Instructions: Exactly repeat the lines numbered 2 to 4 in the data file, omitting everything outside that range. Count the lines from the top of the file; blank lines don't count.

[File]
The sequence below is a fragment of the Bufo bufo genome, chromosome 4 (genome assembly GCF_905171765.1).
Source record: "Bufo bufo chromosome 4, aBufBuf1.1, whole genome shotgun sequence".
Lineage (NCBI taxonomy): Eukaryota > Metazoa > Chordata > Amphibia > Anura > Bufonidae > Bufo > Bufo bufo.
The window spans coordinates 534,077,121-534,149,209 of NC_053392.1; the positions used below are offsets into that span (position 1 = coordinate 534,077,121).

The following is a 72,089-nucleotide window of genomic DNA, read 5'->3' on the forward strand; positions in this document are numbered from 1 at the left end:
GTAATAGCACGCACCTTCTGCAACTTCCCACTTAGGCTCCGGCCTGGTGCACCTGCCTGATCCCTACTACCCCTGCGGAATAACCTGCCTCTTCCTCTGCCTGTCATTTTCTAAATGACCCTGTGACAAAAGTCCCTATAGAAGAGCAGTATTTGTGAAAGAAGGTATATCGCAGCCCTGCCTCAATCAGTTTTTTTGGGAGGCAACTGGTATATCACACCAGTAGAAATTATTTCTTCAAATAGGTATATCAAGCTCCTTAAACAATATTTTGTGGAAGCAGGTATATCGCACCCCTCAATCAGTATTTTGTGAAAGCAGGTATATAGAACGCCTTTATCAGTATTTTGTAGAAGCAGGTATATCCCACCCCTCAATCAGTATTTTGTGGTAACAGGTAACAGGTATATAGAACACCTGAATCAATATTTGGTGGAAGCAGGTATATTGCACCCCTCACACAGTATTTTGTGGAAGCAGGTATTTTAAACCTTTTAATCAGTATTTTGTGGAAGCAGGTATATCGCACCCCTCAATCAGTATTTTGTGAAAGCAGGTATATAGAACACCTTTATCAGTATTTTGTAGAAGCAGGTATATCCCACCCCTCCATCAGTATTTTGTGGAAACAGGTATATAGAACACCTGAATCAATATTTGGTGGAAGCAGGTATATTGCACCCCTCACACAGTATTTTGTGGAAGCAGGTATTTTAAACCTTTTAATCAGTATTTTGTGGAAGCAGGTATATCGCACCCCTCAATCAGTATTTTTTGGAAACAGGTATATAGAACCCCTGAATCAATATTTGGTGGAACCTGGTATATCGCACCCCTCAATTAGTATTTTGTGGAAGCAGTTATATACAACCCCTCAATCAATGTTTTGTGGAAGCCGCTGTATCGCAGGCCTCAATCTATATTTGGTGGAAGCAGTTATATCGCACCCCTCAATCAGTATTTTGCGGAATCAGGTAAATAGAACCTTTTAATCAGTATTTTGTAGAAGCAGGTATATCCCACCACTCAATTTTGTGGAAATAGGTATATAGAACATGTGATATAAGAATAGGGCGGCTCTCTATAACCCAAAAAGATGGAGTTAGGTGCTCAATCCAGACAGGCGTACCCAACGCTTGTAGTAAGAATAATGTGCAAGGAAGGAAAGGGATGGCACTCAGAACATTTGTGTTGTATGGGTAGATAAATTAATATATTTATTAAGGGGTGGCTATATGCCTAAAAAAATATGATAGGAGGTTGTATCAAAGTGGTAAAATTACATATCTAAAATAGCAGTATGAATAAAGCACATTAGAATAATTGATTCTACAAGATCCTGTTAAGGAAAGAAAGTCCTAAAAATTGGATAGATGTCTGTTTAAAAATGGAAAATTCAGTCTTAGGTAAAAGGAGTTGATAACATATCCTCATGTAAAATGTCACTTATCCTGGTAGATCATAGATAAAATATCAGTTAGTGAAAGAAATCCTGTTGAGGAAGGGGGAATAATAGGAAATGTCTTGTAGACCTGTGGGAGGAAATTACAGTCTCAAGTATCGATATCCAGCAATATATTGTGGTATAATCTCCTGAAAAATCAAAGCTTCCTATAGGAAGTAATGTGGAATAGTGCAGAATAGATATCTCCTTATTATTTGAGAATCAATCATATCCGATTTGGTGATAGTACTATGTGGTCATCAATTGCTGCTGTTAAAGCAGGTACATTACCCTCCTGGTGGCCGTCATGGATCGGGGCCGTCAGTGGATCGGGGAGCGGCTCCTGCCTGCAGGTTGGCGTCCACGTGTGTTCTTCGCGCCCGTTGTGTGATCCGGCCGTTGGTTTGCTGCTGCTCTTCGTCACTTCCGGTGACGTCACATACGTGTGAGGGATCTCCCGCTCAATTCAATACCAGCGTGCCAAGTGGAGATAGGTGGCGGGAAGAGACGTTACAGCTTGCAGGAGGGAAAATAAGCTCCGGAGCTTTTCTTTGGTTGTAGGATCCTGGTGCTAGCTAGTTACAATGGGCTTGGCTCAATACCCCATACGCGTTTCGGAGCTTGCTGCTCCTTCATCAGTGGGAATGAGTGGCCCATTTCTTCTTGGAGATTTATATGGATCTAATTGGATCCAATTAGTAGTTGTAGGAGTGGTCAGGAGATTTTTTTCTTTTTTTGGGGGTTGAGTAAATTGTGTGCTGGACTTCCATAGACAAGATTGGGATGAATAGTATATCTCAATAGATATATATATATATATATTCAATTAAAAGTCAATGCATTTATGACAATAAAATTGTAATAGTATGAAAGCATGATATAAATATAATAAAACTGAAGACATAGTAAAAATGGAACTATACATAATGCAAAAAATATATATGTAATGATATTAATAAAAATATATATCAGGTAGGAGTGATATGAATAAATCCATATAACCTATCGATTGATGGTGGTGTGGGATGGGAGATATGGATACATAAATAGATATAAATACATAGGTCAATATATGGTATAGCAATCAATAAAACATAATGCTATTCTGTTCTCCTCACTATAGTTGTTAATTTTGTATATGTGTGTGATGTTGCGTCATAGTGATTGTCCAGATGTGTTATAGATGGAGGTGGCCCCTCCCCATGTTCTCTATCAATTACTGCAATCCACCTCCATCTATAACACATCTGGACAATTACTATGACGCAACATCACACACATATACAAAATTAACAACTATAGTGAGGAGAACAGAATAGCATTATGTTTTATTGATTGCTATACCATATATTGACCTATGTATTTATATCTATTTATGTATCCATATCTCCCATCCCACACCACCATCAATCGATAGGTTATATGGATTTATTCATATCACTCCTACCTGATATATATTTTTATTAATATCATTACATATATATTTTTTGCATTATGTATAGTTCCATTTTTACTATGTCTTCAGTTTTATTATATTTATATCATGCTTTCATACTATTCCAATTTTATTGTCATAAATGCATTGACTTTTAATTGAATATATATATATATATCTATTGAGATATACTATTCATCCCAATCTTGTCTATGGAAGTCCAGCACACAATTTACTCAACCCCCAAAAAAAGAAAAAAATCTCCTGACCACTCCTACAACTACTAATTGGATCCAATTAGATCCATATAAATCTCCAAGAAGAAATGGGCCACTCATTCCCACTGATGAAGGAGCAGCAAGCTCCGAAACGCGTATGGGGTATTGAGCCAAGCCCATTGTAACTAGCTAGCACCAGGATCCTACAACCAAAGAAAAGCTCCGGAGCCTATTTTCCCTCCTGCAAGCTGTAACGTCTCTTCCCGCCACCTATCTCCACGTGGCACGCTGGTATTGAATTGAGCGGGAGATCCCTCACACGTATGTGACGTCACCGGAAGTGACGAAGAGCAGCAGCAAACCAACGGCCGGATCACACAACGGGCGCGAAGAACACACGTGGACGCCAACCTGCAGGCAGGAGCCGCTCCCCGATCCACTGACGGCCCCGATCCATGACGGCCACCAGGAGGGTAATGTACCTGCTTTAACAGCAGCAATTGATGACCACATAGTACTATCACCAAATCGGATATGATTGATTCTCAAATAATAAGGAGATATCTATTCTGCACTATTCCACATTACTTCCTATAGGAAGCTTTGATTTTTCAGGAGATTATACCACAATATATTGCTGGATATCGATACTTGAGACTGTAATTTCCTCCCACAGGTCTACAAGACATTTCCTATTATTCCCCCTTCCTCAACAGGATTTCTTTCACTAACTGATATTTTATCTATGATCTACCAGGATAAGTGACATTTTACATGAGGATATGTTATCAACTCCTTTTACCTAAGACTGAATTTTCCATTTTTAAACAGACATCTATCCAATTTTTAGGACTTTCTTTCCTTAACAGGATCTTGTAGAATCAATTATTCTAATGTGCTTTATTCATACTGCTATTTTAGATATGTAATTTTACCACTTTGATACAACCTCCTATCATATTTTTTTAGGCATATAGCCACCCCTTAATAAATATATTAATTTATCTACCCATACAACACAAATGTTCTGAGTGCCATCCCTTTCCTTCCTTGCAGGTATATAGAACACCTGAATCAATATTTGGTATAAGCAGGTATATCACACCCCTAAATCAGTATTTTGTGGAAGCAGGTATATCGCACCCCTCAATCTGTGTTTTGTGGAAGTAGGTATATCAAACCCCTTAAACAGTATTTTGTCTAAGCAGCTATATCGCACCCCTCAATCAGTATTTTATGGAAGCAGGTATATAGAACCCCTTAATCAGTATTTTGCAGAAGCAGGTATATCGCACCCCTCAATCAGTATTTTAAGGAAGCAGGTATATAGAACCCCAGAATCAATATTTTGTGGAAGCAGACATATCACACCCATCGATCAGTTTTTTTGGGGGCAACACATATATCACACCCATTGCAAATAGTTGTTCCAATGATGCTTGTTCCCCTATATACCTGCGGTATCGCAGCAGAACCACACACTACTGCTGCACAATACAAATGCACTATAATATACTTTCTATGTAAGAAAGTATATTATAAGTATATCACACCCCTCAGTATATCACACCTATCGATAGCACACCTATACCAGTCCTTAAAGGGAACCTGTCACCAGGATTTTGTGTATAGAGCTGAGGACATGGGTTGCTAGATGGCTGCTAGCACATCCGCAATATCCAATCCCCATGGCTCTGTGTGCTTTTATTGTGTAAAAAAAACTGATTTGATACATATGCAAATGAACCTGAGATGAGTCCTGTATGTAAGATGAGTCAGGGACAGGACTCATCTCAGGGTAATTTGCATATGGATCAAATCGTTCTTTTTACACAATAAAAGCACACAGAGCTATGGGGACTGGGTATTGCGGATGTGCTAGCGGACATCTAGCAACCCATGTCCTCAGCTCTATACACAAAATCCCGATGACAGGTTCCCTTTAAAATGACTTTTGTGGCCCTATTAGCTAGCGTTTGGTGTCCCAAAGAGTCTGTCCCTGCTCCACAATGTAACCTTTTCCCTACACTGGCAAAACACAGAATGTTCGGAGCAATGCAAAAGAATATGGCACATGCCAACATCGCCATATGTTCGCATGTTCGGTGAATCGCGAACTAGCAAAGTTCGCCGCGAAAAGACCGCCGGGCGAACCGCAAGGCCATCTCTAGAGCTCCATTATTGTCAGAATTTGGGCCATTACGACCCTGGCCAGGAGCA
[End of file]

Source record: "Bufo bufo chromosome 4, aBufBuf1.1, whole genome shotgun sequence".
Lineage (NCBI taxonomy): Eukaryota > Metazoa > Chordata > Amphibia > Anura > Bufonidae > Bufo > Bufo bufo.
The window spans coordinates 534,077,121-534,149,209 of NC_053392.1; the positions used below are offsets into that span (position 1 = coordinate 534,077,121).